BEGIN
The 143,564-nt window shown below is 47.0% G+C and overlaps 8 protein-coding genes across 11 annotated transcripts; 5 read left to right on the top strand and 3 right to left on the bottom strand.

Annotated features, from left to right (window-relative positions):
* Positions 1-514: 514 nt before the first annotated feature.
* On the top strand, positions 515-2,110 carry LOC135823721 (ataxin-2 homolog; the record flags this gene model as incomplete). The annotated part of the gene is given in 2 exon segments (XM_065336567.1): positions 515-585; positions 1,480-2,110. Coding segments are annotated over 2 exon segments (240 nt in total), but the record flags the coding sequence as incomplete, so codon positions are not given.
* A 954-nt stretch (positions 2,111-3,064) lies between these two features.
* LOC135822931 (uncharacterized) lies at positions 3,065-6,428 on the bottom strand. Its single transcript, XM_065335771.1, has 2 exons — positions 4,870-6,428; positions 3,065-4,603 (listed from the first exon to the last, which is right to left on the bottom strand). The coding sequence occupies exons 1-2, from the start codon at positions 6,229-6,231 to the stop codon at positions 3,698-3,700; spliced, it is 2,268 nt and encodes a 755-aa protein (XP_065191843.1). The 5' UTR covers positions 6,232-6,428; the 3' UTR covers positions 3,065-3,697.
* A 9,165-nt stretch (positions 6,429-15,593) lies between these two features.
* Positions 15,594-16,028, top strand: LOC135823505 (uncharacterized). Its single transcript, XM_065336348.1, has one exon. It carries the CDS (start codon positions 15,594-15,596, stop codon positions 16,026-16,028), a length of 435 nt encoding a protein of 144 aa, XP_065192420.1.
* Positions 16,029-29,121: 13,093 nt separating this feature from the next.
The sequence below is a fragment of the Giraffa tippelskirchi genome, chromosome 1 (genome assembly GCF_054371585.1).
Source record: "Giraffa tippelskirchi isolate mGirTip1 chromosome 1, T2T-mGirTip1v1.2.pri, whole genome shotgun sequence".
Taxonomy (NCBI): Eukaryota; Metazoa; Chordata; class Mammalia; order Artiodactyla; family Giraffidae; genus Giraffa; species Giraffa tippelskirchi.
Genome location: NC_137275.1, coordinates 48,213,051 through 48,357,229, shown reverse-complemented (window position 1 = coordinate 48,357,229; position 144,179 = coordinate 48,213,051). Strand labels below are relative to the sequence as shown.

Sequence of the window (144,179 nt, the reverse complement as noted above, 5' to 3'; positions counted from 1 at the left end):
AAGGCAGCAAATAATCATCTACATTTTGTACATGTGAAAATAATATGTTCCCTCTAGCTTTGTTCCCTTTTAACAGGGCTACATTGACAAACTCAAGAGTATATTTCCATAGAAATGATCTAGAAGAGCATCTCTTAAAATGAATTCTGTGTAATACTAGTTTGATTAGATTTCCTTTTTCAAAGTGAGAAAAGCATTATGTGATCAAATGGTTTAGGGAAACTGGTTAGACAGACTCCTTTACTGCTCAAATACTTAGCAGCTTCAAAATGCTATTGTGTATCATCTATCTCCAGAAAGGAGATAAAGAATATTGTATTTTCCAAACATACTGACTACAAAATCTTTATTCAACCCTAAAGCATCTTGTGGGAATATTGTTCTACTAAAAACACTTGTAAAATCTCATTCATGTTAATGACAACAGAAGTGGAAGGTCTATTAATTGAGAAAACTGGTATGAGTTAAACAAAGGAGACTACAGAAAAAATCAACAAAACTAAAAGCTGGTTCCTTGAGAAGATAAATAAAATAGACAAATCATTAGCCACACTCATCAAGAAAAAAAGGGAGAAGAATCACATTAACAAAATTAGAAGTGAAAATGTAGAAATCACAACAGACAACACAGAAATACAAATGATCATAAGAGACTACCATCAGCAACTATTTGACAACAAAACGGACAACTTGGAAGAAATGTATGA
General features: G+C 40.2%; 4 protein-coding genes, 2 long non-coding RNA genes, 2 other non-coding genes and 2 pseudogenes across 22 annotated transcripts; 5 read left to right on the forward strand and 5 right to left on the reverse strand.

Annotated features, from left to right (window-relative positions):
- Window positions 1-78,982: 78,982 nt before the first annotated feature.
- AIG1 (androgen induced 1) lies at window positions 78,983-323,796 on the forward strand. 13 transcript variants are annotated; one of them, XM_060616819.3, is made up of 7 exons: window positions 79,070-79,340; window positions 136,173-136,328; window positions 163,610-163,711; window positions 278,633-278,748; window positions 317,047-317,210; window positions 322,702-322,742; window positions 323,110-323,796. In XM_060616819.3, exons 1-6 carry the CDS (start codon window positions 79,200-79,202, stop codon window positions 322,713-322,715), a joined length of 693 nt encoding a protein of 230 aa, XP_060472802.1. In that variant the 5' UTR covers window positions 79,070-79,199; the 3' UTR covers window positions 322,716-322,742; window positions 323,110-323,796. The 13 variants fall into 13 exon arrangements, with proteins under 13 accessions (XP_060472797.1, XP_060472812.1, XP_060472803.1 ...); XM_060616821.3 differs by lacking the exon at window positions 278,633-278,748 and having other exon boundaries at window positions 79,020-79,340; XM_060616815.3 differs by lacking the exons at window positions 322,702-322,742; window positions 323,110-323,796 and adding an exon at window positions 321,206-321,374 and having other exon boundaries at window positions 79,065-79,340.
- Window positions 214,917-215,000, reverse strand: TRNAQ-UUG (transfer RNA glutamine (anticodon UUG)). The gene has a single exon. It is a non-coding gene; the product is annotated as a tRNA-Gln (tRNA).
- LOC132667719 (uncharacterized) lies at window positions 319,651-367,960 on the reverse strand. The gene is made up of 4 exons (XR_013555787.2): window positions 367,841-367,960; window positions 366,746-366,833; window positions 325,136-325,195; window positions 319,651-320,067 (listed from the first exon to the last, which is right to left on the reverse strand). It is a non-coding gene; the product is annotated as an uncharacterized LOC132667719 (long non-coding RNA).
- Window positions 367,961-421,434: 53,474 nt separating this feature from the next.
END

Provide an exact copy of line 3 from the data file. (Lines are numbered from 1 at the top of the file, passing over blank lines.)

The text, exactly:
* Positions 1-514: 514 nt before the first annotated feature.